My General Ideas
To begin, I individually spent 45 minutes sketching ideas for the general theme challenge. Here are some of ideas I came up with:
New Warm-Up Game
To start getting things flowing, I hosted a new warm-up game. I called it Physical Attention Catch. Similar to a game I learned at HUGE Improv Theater, this game required careful attention and memory. This game had everyone stand in a circle so that everyone was included. There were three balls: a small brown football, a green soccer ball, and an even smaller blue football. Things started by passing around the small brown football. When you throw it, you say, “it’s the pass.” When you catch, you say, “touchdown.” This continued for a little while until things were comfortable, and the we added the green soccer ball. For this, you throw it will a lob and say, “cherry” while the catcher says, “bomb.” Again, these two were thrown around until things were comfortable. Finally the last even smaller blue football was thrown into the mix. When you throw it, you say, “mini” and catch and say, “tini weenie.” All balls were to be continuously passed around until a reasonable amount of time has passed.
The brainstorming session took place on a Sunday afternoon in the apartment of four roommates: Alex, Jake T, Cole, and Jake W. Alex is a mechanical engineering student in his last year of undergraduate studies, Jake T is a junior in biomedical engineering, Cole is a junior in mechanical engineering, and Jake W is a junior in computer science. Each of these students belong to the College of Science and Engineering at the University of Minnesota- Twin Cities. Though this group is heavy in technological experiences, each is in a different major or year of schooling, giving each a different perspective of their education.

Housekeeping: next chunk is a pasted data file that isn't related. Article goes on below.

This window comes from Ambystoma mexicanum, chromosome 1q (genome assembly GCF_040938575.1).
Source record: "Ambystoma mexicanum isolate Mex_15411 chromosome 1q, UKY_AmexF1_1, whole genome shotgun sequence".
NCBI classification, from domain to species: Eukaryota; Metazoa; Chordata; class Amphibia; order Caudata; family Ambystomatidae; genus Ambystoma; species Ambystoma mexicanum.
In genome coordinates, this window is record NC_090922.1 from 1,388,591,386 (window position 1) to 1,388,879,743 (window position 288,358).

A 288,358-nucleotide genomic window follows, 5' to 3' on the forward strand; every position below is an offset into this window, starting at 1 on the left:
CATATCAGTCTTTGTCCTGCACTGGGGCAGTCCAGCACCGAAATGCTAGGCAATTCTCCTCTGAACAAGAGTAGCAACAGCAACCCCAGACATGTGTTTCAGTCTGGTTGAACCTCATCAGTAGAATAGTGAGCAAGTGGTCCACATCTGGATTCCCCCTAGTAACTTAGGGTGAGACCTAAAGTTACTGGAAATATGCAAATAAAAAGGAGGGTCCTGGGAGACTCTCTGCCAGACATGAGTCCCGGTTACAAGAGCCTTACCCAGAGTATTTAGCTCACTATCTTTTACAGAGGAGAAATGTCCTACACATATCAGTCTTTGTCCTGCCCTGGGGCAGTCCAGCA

To get things started, we played a round of Physical Attention Catch as described from above. Overall, things went very smoothly with the first and second ball; however, the third ball really slowed things down. With having only 5 participating people, it was difficult to gain the attention of another person before throwing the ball. But even with this, this was still a great warm up to get us in a different and less serious mood before moving along to brainstorming. The total amount of time passed for this warm-up game was around 5 minutes.
Immediately following this warm up game, we progressed into a 25 minute brainstorming session. As an incentive to continue, Hershey’s Dark Chocolates were shared among all of the guys. And at the end, they were rewarded with the regular Milk Chocolates. Each was given the prompt ahead of time, and then I shared some of my example ideas. After this, each person was given a stack of note cards and a highlighter to identify which ideas were theirs (Alex- Orange, Jake T- Yellow, Cole- Green, Jake W- Blue, and me-Black).